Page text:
Human Rights Watch says Israel, Hamas failed in Gaza probes

February 7, 2010

Israel has failed to demonstrate that it will conduct “thorough and impartial investigations” into alleged violations by its forces during the Gaza conflict, Human Rights Watch (HRW) said on Sunday.  

“Israel claims it is conducting credible and impartial investigations, but it has so far failed to make that case,” said Joe Stork, deputy Middle East director for Human Rights Watch in a press statement.  “An independent investigation is crucial to understand why so many civilians died and to bring justice for the victims of unlawful attacks.”

The New-York based watchdog said that it met military lawyers from the Israel Defense Forces (IDF) on February 4 to discuss the investigations, but learned that while the military is conducting investigations, “officials did not provide information showing that they will be thorough and impartial or that they will address the broader policy and command decisions that led to unlawful civilian deaths.”

In one case, HRW said, a military investigation apparently missed an important piece of evidence: remains of an aerial bomb found in the al-Badr flour mill outside Jabalya.  Israel denied targeting the mill from the air, as alleged by the United Nations Fact-Finding Mission on the Gaza Conflict.  However, video footage obtained by Human Rights Watch and released today shows the apparent remains of an Israeli MK-82 500-pound aerial bomb in the damaged mill, and UN de-miners say they defused the bomb.

HRW said that it had documented 53 civilian deaths in 19 incidents in which Israeli forces appeared to have violated the laws of war. “Six of these incidents involved the unlawful use of white phosphorus munitions; six were attacks by drone-launched missiles that killed civilians; and seven involved soldiers shooting civilians who were in groups holding white flags,” the watchdog said.

The Israeli military lawyers said the military was investigating all cases reported by Human Rights Watch.  Seven of the cases are criminal investigations into the alleged shooting of civilians waving white flags, they said.  The military had originally dismissed Human Rights Watch’s report on these cases as based on “unreliable witness reports.”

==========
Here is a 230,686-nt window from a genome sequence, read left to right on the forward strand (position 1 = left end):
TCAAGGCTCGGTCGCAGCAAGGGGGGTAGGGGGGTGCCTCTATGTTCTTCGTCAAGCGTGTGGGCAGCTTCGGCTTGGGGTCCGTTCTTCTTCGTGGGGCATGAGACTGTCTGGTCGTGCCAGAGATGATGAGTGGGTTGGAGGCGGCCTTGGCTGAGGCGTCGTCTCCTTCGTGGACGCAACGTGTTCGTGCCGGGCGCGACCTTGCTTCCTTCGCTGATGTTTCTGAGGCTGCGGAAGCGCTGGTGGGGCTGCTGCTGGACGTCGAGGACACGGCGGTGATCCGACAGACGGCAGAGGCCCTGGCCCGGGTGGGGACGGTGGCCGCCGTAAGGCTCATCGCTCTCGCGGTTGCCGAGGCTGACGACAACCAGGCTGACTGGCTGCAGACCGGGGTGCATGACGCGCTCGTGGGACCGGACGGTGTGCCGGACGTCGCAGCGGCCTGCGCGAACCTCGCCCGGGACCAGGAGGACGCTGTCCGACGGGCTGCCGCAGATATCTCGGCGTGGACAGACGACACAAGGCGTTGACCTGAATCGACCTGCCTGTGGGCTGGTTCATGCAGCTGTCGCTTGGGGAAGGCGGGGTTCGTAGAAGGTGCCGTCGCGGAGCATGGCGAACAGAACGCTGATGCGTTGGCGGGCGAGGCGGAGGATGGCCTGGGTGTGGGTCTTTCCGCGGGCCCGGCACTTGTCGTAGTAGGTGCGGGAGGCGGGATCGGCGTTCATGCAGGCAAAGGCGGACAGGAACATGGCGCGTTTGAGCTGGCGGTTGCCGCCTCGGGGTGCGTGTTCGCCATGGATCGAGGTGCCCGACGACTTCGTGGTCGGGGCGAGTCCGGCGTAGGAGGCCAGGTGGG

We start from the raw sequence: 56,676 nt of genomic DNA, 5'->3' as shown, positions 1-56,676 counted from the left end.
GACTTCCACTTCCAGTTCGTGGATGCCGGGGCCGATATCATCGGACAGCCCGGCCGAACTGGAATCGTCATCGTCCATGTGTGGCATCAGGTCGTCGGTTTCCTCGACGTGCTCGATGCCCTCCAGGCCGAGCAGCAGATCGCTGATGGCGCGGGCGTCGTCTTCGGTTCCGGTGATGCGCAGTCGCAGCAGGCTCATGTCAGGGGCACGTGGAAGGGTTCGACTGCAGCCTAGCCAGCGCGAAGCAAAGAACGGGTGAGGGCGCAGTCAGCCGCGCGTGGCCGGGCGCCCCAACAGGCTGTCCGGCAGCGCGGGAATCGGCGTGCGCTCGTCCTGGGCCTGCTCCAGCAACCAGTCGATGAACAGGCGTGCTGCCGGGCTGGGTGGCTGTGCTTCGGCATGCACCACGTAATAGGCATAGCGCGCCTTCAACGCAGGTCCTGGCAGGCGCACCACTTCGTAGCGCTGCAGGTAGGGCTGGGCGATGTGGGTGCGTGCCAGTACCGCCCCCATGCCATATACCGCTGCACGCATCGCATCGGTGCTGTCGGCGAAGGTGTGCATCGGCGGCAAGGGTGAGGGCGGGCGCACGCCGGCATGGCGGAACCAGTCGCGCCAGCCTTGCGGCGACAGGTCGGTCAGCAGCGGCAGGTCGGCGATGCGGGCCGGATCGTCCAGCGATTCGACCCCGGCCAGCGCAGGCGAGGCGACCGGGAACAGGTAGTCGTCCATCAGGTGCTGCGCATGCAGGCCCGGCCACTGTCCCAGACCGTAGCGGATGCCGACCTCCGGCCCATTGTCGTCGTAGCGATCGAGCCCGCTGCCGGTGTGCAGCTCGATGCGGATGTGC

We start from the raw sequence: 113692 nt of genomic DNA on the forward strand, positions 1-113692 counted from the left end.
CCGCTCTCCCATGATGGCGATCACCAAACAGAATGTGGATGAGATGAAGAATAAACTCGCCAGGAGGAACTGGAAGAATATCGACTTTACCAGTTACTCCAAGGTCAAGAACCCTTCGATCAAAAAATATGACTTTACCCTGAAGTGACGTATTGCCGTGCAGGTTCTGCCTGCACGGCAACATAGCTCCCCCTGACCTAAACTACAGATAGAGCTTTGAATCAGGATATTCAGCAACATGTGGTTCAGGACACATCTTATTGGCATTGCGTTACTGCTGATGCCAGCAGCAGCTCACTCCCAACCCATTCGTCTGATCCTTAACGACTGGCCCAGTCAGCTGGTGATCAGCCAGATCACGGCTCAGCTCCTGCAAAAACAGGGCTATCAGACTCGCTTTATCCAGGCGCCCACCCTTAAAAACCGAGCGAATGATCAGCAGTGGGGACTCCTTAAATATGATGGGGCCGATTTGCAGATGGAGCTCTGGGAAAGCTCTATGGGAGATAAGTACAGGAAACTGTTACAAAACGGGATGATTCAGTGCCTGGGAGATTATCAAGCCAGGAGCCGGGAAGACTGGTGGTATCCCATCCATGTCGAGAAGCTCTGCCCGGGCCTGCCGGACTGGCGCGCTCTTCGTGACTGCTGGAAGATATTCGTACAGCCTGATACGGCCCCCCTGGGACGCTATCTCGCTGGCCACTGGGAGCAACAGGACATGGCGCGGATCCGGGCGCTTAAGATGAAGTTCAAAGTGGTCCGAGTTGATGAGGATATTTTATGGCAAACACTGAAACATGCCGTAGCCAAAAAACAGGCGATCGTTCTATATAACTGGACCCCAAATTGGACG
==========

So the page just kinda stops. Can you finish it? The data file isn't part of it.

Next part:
According to HRW, the Israeli military has thus far examined specific incidents but not broader policies that may have caused civilian casualties in violation of the laws of war. 

An independent investigation should examine the pre-operation decisions that led to civilian casualties, it said.

But, according to Stork, the Israeli investigations so far have looked mostly at soldiers who disobeyed orders or the rules of engagement, but failed to ask the crucial question about whether those orders and rules of engagement themselves violated the laws of war. “For those decisions and policies, senior military and political decision-makers should be held responsible.”

Hamas’s latest claim that its rocket attacks against Israel are not war crimes is factually and legally wrong, Human Rights Watch said today.

On January 27, HRW rejected a Hamas report claiming its rocket attacks into Israel “only targeted military objectives, and that civilian casualties were an unintended result.”

“Hamas can spin the story and deny the evidence, but hundreds of rockets rained down on civilian areas in Israel where no military installations were located,” said Stork.  “Hamas leaders at the time indicated they were intending to harm civilians.”

The Goldstone report said that rocket attacks by Hamas and other Palestinian armed groups constituted war crimes and perhaps crimes against humanity.

HRW said that Hamas has not prosecuted anyone for firing hundreds of rockets indiscriminately into Israel. 

A UN Fact-Finding Mission on the Gaza Conflict, headed by Justice Richard Goldstone, in September 2009, said that both Israel and Hamas had committed war crimes and possible crimes against humanity and called on both parties to conduct impartial investigations within six months.

On November 5, the UN General Assembly endorsed the Goldstone report and asked UN Secretary-General Ban Ki-moon for a progress report about domestic investigations.  Ban gave his report on February 4, passing on documents provided to him by Israel and the West Bank-based Palestinian Authority.

“Secretary-General Ban merely passed on the parties’ claims, but he also reasserted the importance of credible investigations in conformity with international standards,” Stork said.  “The pressure is still on Israel and Hamas to show that they will do it right.”



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About the author

Born August 3, 1960 in Monastir, Tunisia
Media career:
  • ABC News (Tunisia)
  • Bahrain Tribune
  • Gulf News
  • Bahrain Television News
Teaching career:
  • Monastir (Tunisia)
  • University of Bahrain
  • MA  Mass Communications, University of Leicester
  • BA  in English & US literature and studies, University of Tunis

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